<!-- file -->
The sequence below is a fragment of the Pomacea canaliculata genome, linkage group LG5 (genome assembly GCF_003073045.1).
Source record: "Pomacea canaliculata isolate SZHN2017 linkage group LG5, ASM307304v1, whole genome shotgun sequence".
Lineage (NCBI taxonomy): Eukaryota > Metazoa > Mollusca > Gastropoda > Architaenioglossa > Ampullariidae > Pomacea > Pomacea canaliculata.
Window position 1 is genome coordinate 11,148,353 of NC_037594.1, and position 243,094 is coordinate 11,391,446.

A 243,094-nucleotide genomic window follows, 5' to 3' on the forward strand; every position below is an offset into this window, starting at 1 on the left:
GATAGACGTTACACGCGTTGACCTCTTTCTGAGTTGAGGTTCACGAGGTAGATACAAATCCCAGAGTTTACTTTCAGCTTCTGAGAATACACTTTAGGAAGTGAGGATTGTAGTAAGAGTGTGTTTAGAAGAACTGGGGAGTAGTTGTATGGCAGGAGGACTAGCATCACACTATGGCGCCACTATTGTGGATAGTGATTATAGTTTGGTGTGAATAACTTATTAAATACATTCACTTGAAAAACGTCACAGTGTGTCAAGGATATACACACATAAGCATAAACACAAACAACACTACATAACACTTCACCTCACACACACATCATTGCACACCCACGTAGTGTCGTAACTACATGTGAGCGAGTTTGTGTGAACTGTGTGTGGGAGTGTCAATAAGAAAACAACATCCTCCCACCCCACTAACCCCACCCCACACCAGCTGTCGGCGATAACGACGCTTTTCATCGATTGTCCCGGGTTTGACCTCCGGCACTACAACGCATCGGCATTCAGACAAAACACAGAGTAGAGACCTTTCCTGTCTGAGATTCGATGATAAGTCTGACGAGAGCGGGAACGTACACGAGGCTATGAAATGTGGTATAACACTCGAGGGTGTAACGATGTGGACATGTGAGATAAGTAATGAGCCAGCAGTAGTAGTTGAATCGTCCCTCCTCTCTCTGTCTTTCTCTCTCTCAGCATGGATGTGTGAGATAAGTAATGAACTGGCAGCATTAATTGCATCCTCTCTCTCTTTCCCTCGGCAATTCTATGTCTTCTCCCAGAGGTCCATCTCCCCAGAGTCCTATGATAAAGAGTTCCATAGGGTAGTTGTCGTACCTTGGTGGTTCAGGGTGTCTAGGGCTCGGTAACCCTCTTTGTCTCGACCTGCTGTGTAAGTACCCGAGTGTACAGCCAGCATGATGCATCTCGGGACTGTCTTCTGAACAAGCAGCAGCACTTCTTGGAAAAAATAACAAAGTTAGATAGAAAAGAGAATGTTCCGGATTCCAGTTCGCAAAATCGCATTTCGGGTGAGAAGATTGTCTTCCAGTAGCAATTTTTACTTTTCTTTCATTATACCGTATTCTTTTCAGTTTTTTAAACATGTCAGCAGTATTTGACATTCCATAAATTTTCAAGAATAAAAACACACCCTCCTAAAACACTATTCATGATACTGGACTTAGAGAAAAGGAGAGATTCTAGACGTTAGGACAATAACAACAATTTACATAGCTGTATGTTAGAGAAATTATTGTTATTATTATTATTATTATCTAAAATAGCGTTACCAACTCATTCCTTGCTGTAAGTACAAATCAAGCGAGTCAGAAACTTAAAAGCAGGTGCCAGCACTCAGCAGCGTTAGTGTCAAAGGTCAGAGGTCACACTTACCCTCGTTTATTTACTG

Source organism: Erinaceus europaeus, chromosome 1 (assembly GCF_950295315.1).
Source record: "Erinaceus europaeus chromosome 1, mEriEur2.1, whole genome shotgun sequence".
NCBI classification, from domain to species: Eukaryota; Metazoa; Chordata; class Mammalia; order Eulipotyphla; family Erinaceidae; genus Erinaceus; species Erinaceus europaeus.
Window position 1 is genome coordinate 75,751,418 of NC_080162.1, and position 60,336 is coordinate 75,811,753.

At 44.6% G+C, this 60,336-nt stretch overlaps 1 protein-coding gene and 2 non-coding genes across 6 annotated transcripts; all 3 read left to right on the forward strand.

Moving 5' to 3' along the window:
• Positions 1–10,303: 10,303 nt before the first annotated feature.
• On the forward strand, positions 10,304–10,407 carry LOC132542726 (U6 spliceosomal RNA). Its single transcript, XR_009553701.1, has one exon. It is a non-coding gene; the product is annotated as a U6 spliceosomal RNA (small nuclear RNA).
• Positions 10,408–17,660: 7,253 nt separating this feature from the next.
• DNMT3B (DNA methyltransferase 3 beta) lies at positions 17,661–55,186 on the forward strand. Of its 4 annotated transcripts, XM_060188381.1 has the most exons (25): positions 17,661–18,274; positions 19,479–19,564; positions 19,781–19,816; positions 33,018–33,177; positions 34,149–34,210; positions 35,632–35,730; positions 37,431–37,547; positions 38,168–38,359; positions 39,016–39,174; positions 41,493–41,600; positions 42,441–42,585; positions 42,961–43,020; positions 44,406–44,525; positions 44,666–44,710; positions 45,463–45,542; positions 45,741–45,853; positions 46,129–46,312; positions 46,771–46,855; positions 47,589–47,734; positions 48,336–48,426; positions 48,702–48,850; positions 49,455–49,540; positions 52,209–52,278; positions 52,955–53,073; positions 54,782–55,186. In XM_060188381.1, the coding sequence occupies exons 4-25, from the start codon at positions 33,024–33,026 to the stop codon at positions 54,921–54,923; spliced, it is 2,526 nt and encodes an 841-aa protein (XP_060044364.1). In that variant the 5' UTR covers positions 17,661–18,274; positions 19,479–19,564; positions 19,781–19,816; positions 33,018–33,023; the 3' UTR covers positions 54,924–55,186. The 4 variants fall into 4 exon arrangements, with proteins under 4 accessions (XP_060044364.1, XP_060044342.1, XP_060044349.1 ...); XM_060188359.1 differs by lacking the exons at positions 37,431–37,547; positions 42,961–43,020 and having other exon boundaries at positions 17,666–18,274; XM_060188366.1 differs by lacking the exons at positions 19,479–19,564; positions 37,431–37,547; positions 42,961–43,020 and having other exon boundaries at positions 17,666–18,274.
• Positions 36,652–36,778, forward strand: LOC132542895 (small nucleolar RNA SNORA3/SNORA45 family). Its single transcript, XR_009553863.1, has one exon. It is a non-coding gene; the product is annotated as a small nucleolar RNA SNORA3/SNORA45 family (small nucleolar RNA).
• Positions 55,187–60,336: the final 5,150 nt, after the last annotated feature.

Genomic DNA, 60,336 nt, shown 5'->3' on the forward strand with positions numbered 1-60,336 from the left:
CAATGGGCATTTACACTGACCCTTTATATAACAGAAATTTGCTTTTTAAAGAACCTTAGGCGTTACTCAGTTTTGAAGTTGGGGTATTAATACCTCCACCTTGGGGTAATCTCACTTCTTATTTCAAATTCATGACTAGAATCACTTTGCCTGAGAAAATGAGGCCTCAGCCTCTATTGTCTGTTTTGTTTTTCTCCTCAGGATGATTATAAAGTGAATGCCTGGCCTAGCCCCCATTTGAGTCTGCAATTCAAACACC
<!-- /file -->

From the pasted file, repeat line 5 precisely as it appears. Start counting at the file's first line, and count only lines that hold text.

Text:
A 243,094-nucleotide genomic window follows, 5' to 3' on the forward strand; every position below is an offset into this window, starting at 1 on the left: